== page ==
Media industry executives are optimistic about the coming year, specifically in the areas of product development, acquisitions and competition, new research reports from the Jordan, Edmiston Group, Inc. (JEGI) and AdMedia Partners show.

The high-level of M&A activity in 2012 is expected to continue in 2013, according to AdMedia Partners, a media M&A brokerage firm. Its study, which polled more than 7,400 domestic and international executives in the advertising, marketing services, and media sectors, among others, shows that almost two-thirds (63 percent) of respondents were approached by a buyer in 2012, with 54 percent by strategic buyers and 26 percent by financial buyers.

While acquisition discussions seem to be on the rise, the data appears to be split in the type of M&A activities to be expected. About 57 percent expect to seek an acquisition in 2013, with 47 percent contemplating the sale of their company and/or subsidiary.

Existing cash reserves will drive M&A funding, with the AdMedia report showing that 60 percent of respondents plan to use this strategy. About one half—48 percent—plan to use debt financing, a 27 percent increase over 2012 responses.

The number-one reason for an M&A strategy respondents give (59 percent) is to develop new services and/or products and to acquire new clients and verticals. About four in ten respondents (38 percent) are motivated by the possibility of expanding their geographic reach.

For content firms, there are a variety of areas companies are considering expanding or acquiring, as the graph pictured right shows.

“It seems like there is more money, and a willingness to do deals,” one respondent said. Another added, “2013 will be a soft year for traditional media but with better prospects for innovative digital businesses and marketing services.”

More than half of respondents—51 percent—say they would advise sellers to act now when it comes to the M&A environment, with 70 percent also supplying that advice to buyers. The top explanation (25 percent) given by those offering advice to prospective buyers is that the timing is right. Nearly as many (21 percent) say that economic uncertainty is motivating their suggestions.

JEGI Media Growth Outlook

Data from JEGI, the independent investment bank focusing on the media, information, marketing and technology sectors, shows that product development has meant an increase in competition on all fronts.

During the third quarter of 2012 JEGI commissioned the survey of 231 respondents (of which 70 percent of respondents are CEOs, chairmen or presidents), which was conducted by global independent publisher Econsultancy. The data shows that the top growth drivers for the next 12-24 months will be the launching of new products and services (61 percent), the expansion of market share within existing sectors (58 percent) and new acquisitions (37 percent).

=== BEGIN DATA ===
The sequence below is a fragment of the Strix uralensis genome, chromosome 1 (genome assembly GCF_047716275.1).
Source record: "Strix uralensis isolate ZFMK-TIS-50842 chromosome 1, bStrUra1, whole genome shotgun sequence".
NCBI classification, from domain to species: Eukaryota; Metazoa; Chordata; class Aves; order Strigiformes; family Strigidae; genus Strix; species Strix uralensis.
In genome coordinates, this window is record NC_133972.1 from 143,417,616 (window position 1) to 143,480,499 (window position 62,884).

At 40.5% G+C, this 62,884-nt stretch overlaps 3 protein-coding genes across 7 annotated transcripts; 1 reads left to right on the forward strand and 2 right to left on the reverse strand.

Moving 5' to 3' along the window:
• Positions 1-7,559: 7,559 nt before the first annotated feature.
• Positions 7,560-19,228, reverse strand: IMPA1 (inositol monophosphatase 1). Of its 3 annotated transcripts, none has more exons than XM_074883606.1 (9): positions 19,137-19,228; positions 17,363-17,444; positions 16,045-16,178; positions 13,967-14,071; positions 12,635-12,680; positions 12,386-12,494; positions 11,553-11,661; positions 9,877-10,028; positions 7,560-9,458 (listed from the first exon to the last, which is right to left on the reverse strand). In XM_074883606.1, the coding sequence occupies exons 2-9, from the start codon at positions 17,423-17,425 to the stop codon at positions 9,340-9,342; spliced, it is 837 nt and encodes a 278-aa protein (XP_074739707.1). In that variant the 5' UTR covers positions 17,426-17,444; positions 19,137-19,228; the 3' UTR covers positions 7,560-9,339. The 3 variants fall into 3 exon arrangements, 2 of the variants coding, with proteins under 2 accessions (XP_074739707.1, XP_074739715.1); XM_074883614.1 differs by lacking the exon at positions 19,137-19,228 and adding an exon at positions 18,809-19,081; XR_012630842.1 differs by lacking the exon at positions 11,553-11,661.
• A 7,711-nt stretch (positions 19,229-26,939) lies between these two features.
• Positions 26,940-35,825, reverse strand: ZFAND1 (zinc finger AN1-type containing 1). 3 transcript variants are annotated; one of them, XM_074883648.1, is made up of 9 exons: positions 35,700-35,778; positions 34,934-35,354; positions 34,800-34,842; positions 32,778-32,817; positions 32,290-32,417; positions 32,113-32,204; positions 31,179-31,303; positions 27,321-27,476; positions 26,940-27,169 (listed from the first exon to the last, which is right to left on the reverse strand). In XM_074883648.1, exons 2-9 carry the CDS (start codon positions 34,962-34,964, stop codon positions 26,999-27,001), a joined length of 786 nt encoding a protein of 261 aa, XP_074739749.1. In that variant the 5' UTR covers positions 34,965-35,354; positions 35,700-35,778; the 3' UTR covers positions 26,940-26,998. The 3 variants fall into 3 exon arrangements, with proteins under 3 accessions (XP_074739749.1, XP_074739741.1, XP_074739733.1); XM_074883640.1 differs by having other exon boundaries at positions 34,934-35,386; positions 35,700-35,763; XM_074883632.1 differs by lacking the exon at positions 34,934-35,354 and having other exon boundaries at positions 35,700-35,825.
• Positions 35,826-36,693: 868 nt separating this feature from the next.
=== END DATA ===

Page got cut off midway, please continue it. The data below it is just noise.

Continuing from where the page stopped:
“It has become clear that rapid product development isn’t simply a phase from which traditional media will eventually emerge, remade,” says the report, entitled Media Growth Trends in 2013.  The report adds, “Those organizations that appear best positioned to grow are those that understand what they’re good at and perhaps more importantly, what they need to develop (or simply avoid).”

While growth is poised to happen, there are some challenges associated with this upward mobility. According to the report, the top systematic barriers to growth by year include:

In addition to systematic barriers, several internal barriers could stem growth this year. The number-one cause for this, 40 percent of respondents say, is a lack of talent in emerging areas like technology. A lack of talent in senior management is the second largest barrier to growth, 34 percent of respondents say. The third most cited reason is a lack of capital and/or credit, according to 26 percent of respondents.

“We’ve gotten a lot more open minded about where to find talent, at entry level,” one survey respondent said when asked what steps are being taken to overcome these challenges. “Looking for executives in our industry that are a prove digital commodity isn’t working for us, so we’ve started looking at people who are succeeding in more inherently digital business, and making an argument for why they should bring their talents to publishing.”